Of the nearly 15 million tons of surplus produce generated at the farm level, a staggering 82% reached maturity but was left behind after harvest. Some of this was considered inedible for reasons including rot and insect infestation (although it still could potentially be used for non-food purposes), but more than a quarter of the surplus was left behind, because it was considered “not marketable” – frequently because of overly strict quality or appearance standards established by stakeholders further down the supply chain. And surprisingly, another 22% of what was left behind was actually considered marketable, but it wasn’t harvested for other reasons, including insufficient labor to harvest, or because it was planned surplus for contracts that had already been fulfilled for the season or because the cost to harvest was greater than the selling price. This means that about half of the produce left on farm was perfectly edible.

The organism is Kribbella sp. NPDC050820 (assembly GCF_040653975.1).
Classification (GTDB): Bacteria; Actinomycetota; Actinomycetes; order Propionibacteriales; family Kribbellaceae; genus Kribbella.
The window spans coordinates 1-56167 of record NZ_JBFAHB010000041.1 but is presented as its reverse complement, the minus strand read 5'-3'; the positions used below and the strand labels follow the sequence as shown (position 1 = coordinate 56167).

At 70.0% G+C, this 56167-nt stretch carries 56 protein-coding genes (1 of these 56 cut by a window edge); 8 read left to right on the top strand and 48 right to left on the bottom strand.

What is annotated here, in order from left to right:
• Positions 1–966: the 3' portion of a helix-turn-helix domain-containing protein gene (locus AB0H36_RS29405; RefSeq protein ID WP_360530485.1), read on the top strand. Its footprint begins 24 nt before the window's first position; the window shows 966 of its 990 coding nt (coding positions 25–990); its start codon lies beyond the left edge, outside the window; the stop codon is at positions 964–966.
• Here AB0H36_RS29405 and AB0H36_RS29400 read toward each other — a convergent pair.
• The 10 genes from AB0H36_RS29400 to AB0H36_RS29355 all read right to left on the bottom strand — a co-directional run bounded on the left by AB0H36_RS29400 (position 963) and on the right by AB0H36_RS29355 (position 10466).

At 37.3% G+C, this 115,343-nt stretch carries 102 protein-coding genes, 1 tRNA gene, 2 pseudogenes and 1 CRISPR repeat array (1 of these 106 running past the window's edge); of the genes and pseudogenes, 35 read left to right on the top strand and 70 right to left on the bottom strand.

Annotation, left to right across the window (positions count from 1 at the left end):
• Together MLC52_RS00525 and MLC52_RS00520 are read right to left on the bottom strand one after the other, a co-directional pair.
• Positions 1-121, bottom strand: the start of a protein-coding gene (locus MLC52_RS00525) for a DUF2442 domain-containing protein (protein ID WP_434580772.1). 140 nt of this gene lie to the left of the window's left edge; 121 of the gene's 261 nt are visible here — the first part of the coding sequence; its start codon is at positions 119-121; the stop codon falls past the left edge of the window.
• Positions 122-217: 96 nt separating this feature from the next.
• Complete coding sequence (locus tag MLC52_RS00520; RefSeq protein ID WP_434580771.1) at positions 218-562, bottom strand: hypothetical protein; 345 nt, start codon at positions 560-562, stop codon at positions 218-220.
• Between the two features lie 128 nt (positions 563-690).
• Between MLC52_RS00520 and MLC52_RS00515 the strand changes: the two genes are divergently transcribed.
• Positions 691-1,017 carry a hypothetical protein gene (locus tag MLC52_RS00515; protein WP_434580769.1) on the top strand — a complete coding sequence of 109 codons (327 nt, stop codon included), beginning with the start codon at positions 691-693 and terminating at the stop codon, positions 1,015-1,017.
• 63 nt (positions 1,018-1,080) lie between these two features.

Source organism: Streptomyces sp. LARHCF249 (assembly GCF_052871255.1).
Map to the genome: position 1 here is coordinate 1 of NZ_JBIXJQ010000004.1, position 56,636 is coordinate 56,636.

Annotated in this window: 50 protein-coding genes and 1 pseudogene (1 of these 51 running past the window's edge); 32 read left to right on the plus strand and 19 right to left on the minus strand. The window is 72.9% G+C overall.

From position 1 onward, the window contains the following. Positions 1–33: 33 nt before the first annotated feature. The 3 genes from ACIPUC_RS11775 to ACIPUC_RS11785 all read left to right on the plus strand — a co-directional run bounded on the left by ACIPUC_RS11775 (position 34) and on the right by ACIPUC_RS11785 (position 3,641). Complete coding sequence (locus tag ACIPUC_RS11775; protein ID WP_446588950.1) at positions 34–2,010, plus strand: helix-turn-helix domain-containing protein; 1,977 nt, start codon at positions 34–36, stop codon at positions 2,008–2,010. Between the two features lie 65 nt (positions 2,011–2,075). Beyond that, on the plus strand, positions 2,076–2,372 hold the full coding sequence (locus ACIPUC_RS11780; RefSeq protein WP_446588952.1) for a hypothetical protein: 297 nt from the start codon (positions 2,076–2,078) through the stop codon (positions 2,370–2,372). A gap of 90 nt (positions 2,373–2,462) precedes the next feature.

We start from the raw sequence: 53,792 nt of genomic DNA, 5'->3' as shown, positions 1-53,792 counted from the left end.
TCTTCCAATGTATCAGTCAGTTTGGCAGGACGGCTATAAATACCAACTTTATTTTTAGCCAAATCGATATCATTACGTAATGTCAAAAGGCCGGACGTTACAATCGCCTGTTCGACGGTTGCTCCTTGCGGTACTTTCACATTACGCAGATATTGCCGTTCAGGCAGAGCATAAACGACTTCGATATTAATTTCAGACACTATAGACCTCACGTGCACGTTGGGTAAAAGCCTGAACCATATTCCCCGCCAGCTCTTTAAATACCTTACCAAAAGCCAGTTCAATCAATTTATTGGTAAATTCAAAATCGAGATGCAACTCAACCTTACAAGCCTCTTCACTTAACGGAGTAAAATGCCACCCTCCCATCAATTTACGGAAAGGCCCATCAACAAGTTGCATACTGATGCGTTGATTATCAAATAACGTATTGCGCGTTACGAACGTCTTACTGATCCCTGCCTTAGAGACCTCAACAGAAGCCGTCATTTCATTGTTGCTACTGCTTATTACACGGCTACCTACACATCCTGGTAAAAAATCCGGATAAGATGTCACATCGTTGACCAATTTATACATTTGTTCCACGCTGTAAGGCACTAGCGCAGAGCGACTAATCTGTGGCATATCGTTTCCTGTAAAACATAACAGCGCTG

"Optimizing the harvest" means aligning what is grown with what is ultimately harvested, by avoiding overproduction and then harvesting as much as possible. When it comes to wild-caught products, such as fish, some animals, and certain types of produce, it means sourcing only what is needed. Solutions in this action area include finding new ways to sell and donate what’s left after harvest, such as developing innovative contract structures that don’t incentivize overproduction, and improving systems of communication that relay forecasted demands back up the supply chain to producers. Additionally, technological innovations that streamline individual, cross-sector, and cross-supply chain data-sharing could amplify the benefits. While these solutions manifest in less waste at production, the opportunities and responsibility to implement them lie across all supply chain actors.
A majority of the investments needed for solution adoption in this action area come from Corporate Finance and Spending, where the companies and organizations that invest in development and implementation of the solutions will receive the greatest benefit. The next largest contribution is from Private Equity, indicating that there is a need for expansion capital for imperfect produce channels. An equal split between Impact-First Investments and Venture Capital highlights the need for catalytic capital from philanthropic and private investors to increase participation from all types of funders.